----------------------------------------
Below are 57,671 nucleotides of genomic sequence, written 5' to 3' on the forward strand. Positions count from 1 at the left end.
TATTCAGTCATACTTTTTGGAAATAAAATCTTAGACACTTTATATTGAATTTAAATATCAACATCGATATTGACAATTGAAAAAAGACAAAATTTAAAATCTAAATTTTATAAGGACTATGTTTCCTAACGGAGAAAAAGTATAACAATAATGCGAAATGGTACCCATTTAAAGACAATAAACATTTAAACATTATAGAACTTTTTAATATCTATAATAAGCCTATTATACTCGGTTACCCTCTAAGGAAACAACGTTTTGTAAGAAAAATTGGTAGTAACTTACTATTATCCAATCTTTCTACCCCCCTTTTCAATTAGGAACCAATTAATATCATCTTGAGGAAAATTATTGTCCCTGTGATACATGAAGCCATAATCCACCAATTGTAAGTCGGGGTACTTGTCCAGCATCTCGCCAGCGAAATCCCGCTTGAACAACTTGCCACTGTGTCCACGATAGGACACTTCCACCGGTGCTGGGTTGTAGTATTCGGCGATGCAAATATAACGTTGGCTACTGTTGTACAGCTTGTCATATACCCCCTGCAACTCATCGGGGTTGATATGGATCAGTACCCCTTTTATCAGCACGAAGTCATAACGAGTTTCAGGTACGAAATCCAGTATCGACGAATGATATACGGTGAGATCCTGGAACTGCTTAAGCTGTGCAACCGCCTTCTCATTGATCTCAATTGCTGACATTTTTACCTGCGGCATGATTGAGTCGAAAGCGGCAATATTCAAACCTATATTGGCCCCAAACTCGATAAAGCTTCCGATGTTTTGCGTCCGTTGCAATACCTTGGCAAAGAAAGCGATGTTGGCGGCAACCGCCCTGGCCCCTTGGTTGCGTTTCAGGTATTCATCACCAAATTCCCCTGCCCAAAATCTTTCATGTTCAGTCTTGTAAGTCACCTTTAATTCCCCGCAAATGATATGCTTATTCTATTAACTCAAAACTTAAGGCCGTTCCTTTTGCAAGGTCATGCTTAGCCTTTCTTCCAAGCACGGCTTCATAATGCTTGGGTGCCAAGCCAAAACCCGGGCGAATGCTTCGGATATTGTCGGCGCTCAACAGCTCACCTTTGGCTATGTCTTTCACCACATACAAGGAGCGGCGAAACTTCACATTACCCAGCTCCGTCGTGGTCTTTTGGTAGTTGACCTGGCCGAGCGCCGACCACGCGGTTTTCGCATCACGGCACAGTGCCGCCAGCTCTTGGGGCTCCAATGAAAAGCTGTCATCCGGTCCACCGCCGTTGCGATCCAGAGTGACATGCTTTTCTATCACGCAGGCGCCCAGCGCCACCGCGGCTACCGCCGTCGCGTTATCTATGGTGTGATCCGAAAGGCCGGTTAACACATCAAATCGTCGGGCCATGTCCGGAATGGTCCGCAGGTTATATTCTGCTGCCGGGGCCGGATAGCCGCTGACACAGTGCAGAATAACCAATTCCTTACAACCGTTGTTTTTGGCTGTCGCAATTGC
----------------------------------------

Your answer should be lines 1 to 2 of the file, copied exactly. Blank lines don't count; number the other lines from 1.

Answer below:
Below are 57,671 nucleotides of genomic sequence, written 5' to 3' on the forward strand. Positions count from 1 at the left end.
TATTCAGTCATACTTTTTGGAAATAAAATCTTAGACACTTTATATTGAATTTAAATATCAACATCGATATTGACAATTGAAAAAAGACAAAATTTAAAATCTAAATTTTATAAGGACTATGTTTCCTAACGGAGAAAAAGTATAACAATAATGCGAAATGGTACCCATTTAAAGACAATAAACATTTAAACATTATAGAACTTTTTAATATCTATAATAAGCCTATTATACTCGGTTACCCTCTAAGGAAACAACGTTTTGTAAGAAAAATTGGTAGTAACTTACTATTATCCAATCTTTCTACCCCCCTTTTCAATTAGGAACCAATTAATATCATCTTGAGGAAAATTATTGTCCCTGTGATACATGAAGCCATAATCCACCAATTGTAAGTCGGGGTACTTGTCCAGCATCTCGCCAGCGAAATCCCGCTTGAACAACTTGCCACTGTGTCCACGATAGGACACTTCCACCGGTGCTGGGTTGTAGTATTCGGCGATGCAAATATAACGTTGGCTACTGTTGTACAGCTTGTCATATACCCCCTGCAACTCATCGGGGTTGATATGGATCAGTACCCCTTTTATCAGCACGAAGTCATAACGAGTTTCAGGTACGAAATCCAGTATCGACGAATGATATACGGTGAGATCCTGGAACTGCTTAAGCTGTGCAACCGCCTTCTCATTGATCTCAATTGCTGACATTTTTACCTGCGGCATGATTGAGTCGAAAGCGGCAATATTCAAACCTATATTGGCCCCAAACTCGATAAAGCTTCCGATGTTTTGCGTCCGTTGCAATACCTTGGCAAAGAAAGCGATGTTGGCGGCAACCGCCCTGGCCCCTTGGTTGCGTTTCAGGTATTCATCACCAAATTCCCCTGCCCAAAATCTTTCATGTTCAGTCTTGTAAGTCACCTTTAATTCCCCGCAAATGATATGCTTATTCTATTAACTCAAAACTTAAGGCCGTTCCTTTTGCAAGGTCATGCTTAGCCTTTCTTCCAAGCACGGCTTCATAATGCTTGGGTGCCAAGCCAAAACCCGGGCGAATGCTTCGGATATTGTCGGCGCTCAACAGCTCACCTTTGGCTATGTCTTTCACCACATACAAGGAGCGGCGAAACTTCACATTACCCAGCTCCGTCGTGGTCTTTTGGTAGTTGACCTGGCCGAGCGCCGACCACGCGGTTTTCGCATCACGGCACAGTGCCGCCAGCTCTTGGGGCTCCAATGAAAAGCTGTCATCCGGTCCACCGCCGTTGCGATCCAGAGTGACATGCTTTTCTATCACGCAGGCGCCCAGCGCCACCGCGGCTACCGCCGTCGCGTTATCTATGGTGTGATCCGAAAGGCCGGTTAACACATCAAATCGTCGGGCCATGTCCGGAATGGTCCGCAGGTTATATTCTGCTGCCGGGGCCGGATAGCCGCTGACACAGTGCAGAATAACCAATTCCTTACAACCGTTGTTTTTGGCTGTCGCAATTGC